Chilling Ambiguity

        Henry James’s 1898 novella, The Turn of the Screw, filmed in 1961 by Jack Clayton as The Innocents, often leaves many readers scratching their heads. Was the governess (Deborah Kerr) truly seeing ghosts or was she, in fact, delusional? I tend to lean more towards the idea that she is having delusions about seeing Miss Jessel and Peter Quint (Clytie Jessop and Peter Wyngarde). This could be due, in part, to the fact that I am a nursing major; I am more prone to assess with logic. Despite what one believes to be true, the pure ambiguity of the novel will leave readers second-guessing their opinion again and again. This is what make the story so delightful and mesmerizing, in my opinion.

        Another part to the story could be up for debate as well. There are some sexual innuendos and hinting towards an idea of some molestation. If there was molestation occurring between the governess and Miles (Martin Stephens), that could be disputed on and on. However, there were several instances of sexual connotation. When the governess tucked Miles in for bed, she first stood over him, then gradually got to the point where she sat next to him. One instance where she found him awake in his bed and she asked, “What is it... that you think of?” He responded, “What in the world, my dear, but you?” He always referred to the governess as “My dear,” which implies some sort of liking beyond what is appropriate. She was interested in his supposed “innocence” from the beginning, and was almost pushing him to say the naughty things that he thought. All of this is evidence that there was some sort of sexual tension or molestation occurring; however, nothing was ever blatantly stated to quench the reader’s and viewer’s wondering mind.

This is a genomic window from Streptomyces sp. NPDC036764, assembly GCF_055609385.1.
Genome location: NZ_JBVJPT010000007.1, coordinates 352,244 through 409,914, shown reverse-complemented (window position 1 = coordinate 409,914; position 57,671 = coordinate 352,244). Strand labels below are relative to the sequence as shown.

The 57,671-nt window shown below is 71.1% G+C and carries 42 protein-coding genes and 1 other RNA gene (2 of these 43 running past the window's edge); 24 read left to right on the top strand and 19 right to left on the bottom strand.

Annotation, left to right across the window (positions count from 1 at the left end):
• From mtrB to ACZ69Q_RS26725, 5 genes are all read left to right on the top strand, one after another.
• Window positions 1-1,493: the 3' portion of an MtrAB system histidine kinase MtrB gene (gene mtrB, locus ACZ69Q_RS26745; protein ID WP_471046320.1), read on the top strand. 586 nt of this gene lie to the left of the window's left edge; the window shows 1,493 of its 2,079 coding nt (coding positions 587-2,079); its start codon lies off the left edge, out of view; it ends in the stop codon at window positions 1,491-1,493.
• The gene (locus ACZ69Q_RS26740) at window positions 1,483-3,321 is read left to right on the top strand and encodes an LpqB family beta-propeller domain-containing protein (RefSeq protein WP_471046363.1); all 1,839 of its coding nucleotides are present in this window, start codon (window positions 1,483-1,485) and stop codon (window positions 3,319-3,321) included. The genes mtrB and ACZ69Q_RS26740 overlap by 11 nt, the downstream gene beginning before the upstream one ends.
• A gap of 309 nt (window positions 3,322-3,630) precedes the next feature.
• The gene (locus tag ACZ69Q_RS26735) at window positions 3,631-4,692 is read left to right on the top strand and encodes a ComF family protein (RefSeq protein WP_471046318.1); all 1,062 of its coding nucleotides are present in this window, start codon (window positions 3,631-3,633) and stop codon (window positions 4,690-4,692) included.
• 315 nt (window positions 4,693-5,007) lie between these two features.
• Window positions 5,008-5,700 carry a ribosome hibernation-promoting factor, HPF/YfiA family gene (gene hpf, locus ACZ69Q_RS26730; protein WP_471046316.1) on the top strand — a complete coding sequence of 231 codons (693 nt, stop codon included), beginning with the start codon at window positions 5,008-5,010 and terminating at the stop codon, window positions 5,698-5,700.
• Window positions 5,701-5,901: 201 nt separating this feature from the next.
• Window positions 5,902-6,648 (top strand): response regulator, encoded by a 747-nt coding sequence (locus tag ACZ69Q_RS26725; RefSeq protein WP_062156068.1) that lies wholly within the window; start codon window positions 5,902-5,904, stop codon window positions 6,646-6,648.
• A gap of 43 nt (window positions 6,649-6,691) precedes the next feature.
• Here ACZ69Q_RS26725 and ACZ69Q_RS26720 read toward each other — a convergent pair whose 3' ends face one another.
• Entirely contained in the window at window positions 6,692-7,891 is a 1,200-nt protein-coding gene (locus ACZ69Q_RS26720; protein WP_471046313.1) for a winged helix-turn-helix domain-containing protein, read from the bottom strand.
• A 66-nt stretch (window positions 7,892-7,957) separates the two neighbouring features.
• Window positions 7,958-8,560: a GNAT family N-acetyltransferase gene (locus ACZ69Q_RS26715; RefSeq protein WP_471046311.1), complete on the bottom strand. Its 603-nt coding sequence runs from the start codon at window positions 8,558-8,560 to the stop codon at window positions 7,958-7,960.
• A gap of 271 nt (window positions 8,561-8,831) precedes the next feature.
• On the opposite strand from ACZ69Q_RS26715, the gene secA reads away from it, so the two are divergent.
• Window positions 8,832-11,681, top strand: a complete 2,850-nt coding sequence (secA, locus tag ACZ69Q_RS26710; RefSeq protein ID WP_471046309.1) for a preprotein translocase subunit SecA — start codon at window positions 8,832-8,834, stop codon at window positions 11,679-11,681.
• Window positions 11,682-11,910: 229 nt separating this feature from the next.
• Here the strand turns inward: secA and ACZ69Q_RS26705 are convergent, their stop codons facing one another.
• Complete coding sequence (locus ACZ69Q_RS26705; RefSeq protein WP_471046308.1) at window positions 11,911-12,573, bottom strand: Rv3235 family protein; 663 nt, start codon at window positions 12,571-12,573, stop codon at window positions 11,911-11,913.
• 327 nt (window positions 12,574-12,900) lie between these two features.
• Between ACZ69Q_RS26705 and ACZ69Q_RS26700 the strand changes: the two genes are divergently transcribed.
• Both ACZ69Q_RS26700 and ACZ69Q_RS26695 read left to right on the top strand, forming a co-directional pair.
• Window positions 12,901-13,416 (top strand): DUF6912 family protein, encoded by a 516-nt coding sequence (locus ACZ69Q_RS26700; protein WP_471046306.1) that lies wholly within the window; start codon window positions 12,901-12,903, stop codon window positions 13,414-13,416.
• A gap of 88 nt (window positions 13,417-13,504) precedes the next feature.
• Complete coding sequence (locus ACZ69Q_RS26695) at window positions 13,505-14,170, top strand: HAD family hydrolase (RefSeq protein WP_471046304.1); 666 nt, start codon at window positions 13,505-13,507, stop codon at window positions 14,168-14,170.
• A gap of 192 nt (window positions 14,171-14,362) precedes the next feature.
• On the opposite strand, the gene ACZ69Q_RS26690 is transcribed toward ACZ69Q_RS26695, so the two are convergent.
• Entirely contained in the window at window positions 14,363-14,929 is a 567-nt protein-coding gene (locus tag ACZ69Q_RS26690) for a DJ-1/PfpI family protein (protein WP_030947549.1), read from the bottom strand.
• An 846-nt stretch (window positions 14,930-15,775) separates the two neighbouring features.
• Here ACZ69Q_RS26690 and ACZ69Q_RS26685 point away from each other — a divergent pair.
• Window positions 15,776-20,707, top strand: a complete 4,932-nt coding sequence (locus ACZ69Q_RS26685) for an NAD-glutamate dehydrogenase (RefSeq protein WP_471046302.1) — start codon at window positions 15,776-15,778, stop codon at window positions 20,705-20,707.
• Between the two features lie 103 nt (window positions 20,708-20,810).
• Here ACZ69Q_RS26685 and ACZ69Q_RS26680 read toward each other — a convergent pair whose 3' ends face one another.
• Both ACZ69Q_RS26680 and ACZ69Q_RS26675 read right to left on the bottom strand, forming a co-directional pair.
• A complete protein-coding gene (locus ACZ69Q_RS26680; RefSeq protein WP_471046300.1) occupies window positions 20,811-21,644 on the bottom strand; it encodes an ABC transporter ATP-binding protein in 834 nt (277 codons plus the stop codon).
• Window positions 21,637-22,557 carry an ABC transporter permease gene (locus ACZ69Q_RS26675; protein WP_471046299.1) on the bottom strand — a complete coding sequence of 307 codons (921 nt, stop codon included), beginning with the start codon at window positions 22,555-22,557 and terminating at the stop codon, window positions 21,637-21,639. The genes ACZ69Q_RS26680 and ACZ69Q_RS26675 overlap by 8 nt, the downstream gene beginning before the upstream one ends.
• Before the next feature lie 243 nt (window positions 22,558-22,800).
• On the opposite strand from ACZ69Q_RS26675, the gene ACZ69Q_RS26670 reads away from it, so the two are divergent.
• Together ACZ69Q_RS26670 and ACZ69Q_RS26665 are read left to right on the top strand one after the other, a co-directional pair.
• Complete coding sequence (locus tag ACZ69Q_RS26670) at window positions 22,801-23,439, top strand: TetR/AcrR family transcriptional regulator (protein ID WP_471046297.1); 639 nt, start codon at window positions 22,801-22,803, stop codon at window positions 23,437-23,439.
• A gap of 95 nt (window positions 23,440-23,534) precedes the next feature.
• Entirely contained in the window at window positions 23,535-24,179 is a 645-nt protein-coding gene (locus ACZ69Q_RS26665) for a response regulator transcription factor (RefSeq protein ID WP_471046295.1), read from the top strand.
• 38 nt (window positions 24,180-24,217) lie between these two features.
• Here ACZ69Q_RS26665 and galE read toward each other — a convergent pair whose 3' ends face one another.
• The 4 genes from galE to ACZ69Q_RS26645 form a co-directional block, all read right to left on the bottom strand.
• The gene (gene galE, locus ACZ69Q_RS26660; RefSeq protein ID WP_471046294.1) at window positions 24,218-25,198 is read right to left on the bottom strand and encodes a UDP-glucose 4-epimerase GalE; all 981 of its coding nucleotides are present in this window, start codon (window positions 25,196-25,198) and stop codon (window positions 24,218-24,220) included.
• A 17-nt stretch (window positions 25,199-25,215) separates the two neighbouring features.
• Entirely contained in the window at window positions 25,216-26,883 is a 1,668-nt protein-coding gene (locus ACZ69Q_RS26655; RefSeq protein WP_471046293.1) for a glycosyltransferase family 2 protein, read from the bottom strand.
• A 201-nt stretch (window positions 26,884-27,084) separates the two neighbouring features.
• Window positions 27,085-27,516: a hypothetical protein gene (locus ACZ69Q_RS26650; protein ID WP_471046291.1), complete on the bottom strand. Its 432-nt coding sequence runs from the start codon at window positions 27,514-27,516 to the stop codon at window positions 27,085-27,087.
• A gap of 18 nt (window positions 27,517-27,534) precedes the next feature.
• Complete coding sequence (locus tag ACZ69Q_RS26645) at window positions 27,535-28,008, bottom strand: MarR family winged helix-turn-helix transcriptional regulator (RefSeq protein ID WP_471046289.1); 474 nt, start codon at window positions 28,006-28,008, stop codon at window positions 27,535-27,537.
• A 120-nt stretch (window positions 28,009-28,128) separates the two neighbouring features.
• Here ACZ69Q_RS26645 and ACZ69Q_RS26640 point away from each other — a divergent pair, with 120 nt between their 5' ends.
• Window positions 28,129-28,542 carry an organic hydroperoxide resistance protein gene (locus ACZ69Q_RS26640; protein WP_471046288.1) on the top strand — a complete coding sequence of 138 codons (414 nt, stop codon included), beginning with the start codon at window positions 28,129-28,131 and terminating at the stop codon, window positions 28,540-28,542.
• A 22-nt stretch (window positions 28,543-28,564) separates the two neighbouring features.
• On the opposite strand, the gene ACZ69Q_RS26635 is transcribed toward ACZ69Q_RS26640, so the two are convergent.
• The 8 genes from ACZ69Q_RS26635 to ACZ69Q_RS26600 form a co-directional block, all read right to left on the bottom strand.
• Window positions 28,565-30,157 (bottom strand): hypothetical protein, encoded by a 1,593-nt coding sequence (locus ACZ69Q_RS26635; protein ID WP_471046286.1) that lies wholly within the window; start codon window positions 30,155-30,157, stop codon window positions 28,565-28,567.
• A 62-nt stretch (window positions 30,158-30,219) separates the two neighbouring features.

These obscure and somewhat disturbing details, which make up James’s novella and Clayton’s movie are what lend the story to many ongoing debates. The vague nature of the story makes it captivating and thought over once the pages have all been read and the scenes appreciated. Is this a simple ghost story, or is it a deep and winding tale of psychiatric and sinful roots? Ultimately, that is for the reader and viewer to decide.

Sarah Willig

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